The little rubber antenna wasn’t protruding into the bottom edge of my vision, so I probably didn’t have the radio clipped to my shoulder. I absent-mindedly followed behind Tangerine as I fumbled through the depths of my bag of holding to retrieve said radio. Eventually, I found it buried underneath a few stray bullets and my somewhat neglected submachine gun.

Tangerine started prattling along about values or something, so at least I wouldn’t miss anything if I tuned her out. I gave her a little poke and showed her my radio, then nearly dropped the throat mic attached to it. “Can you help me clip it back on? I can’t really reach back that far,” I asked, a tad embarrassed.

“Sure thing,” Tangerine brightly replied.

I sat down and continued to pretend-listen to Tangerie while she helpfully attached my radio setup to my armor. All I needed to do was tell Rumcake I was sorry for making him worried, follow it up with saying it was my fault for being stupid, then patch it all over with a sappy “I love you” and a smooch. Yeah, that’d probably do.

“Somehow, I don’t think an apology is going to cut it,” a voice said. With the sound of swishing fabric, Gala Frosty appeared by my side. “You really made him worried.”

I adjusted my throat mic so that I was comfortable and made sure to click the radio to the “off” position. “Won’t hurt to try.” Tangerine seemed to know where she was going, so I followed her.

The two of us stayed silent to think. “Bribe him with food?” Gala suggested.

Just to add to the party, Ice appeared beside Gala and waved his green-flavored lollipop at me. “You know what they say—the fastest way to a stallion’s heart is through his stomach.”

To my other side, Toasty appeared and chortled, “And the fastest way to a stallion’s stomach is through his butt.” All of us, sans Tangerine, stared at Toasty in disgust and maybe shock. “What? Don’t give me that look.”

“That’s… frightening.” Gala huffed and adjusted her dress.

I blinked. “Wait, are you implying I cram a snack cake up his butt?” Ew.

Beside me, Toasty abruptly halted. “What? I was implying a giant, plastic—”

“Uh, Frosty?” It appeared that, in my fit of crazy, we had arrived to our destination with Tangerine giving me a concerned look. “I don’t want to interrupt your argument with yourself, but Rumcake’s right at the end of those shelves with Sparkle and Violet.”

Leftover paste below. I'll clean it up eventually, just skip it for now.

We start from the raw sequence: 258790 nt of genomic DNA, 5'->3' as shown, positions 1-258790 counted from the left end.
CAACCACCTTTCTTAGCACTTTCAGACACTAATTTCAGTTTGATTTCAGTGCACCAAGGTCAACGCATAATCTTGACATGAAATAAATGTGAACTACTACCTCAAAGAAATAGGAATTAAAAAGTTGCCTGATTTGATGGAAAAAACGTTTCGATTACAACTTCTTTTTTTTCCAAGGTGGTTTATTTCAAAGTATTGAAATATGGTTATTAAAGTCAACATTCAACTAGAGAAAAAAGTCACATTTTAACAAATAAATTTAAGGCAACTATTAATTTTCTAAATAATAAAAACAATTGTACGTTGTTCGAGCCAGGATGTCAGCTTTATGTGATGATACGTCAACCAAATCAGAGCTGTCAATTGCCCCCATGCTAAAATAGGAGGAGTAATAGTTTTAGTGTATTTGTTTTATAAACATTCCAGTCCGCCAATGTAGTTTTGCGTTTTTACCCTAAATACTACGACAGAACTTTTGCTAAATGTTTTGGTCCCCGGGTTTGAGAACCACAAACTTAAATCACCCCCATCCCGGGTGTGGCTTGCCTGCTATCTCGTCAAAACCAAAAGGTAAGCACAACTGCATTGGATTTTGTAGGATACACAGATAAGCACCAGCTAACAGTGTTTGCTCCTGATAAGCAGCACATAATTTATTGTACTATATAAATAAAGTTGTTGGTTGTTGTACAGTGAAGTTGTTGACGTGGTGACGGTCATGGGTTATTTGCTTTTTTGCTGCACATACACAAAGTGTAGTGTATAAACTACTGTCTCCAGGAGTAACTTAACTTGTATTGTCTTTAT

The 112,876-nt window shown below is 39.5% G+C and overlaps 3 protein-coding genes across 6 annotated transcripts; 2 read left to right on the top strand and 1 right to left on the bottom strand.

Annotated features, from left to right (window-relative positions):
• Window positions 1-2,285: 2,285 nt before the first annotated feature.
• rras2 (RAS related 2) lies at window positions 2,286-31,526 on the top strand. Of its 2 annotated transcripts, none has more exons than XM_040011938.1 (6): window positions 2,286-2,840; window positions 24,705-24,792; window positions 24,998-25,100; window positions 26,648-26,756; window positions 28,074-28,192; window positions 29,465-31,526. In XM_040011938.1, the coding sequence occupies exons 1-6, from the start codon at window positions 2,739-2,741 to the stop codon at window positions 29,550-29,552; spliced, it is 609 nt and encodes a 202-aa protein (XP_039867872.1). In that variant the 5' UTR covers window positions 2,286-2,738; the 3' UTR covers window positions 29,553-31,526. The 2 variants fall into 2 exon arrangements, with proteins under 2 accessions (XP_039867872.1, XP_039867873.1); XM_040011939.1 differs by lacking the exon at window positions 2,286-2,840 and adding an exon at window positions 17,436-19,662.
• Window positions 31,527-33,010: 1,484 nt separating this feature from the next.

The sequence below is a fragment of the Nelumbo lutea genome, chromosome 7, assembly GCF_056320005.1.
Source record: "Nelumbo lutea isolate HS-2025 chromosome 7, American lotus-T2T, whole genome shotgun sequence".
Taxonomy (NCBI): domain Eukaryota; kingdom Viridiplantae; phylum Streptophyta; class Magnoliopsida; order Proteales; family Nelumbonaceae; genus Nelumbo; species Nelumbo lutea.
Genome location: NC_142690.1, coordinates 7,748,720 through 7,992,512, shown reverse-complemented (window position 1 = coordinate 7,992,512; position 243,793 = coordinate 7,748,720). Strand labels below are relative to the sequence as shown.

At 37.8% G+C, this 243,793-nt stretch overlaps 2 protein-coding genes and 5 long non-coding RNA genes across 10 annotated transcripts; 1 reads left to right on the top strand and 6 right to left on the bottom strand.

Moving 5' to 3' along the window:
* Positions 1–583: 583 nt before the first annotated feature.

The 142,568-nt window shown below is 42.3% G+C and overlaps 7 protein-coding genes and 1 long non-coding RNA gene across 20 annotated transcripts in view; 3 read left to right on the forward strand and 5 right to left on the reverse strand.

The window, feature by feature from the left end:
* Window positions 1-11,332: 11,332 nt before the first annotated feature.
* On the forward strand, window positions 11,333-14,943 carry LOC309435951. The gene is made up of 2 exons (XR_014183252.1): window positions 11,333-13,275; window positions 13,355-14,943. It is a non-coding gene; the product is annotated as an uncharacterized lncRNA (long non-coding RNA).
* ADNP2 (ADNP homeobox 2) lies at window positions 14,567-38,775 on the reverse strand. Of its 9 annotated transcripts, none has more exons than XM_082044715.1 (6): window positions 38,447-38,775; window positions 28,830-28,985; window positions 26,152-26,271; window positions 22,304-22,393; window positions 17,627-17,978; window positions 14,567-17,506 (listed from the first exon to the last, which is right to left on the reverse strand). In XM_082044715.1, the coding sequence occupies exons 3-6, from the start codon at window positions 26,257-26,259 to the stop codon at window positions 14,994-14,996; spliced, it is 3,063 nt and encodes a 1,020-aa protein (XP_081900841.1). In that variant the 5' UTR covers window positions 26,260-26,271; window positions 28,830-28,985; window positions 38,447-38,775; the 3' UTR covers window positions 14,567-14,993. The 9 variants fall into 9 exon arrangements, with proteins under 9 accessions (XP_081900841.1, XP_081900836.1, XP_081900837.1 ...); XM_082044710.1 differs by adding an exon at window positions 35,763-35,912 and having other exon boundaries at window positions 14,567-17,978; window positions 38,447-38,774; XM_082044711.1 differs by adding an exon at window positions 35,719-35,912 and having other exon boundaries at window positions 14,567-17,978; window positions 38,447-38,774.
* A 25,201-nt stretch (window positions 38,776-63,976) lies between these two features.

I peeked around the corner of the metal shelves—filled with actual, readable books—and witnessed Sparkle building a book fort around Violet, who was in the middle of copying things into her spellbook. Rumcake was silently fuming into the corner, which worried me greatly.

I faced Tangerine. “Okay, there’s a chance that I’m going to buck this up big time. In the likely case that it happens, will you help a sister and bail me out?”

“Uh…”

“Good enough.” I took a few relaxing breaths and pounded my chest once. “Okay, Frosty. You can do this shit.” Confidence restored, I walked between the shelves to my doom.

Sparkle stopped trying to build a portcullis out of a small stack of encyclopedias and waved at me. “Hey! Looking a lot better, sis!” She cocked her head at Rumcake’s armored butt and mouthed, “Super pissed.”

“Thanks, Sparkle.” I wryly grinned at her.

Now for the hard part. I took another deep breath to psych myself up and prayed to Luna that everything would be okay.

I cleared my throat and trotted right up behind Rumcake. “Hey, uh… I’d like to say I’m sorry for making you worry about me. The situation got way out of hoof and I should have called for backup.”

He didn’t react, but I hoped he was just being dramatic.

“I was being stupid, and it was my fault.”

All I heard back was an annoyed huff.

Uh… what was I supposed to say next? “It’s not your fault.”

“I should never have assumed that you would stay out of trouble,” Rumcake finally growled. “I should have considered your tendency to attract risk. We didn’t need the intel that badly.”

“Don’t beat yourself up about it! It was my stupid decision to go and—”

“All you had to do was fly over a shitty little place and look at it. It couldn’t have been easier and you still managed to find some way to buck it up.” With every word, Rumcake raised his voice. “You think a simple little sorry is going to fix this? You keep doing this! Over, and over, and over again! Do you just find this funny? Is that it?”

I opened my mouth to explain myself, but Rumcake wasn’t having any of it. “Is this just revenge for the whole bomb collar thing? Or do you have a need to recklessly find a fight whenever it’s possible? Don’t even start with the ‘oh, danger finds me’ bullshit, because I know you’re just dying to drop that one.”

Shit. I hadn’t seen Rumcake this mad in… well… ever. He was pissed. But just when I thought he was done, he launched into another rant.

“I’ve had enough of you running off with your suicidal tendencies. From now on, I’m going to assign an escort to you at all times. In the rare case you find yourself without one of us around, you are to immediately find us. Do you understand?”

I wasn’t sure if saying anything would help. Rumcake’s whole reaction alone had shocked me into silence.

“Did you understand, Squire Winds?” Rumcake bellowed.

My chest throbbed painfully and instinct kicked in. “Crystal, sir!” I snapped to attention and nearly punched my eye out trying to get my hoof up fast enough. He pulled rank on me! He pulled rank on me!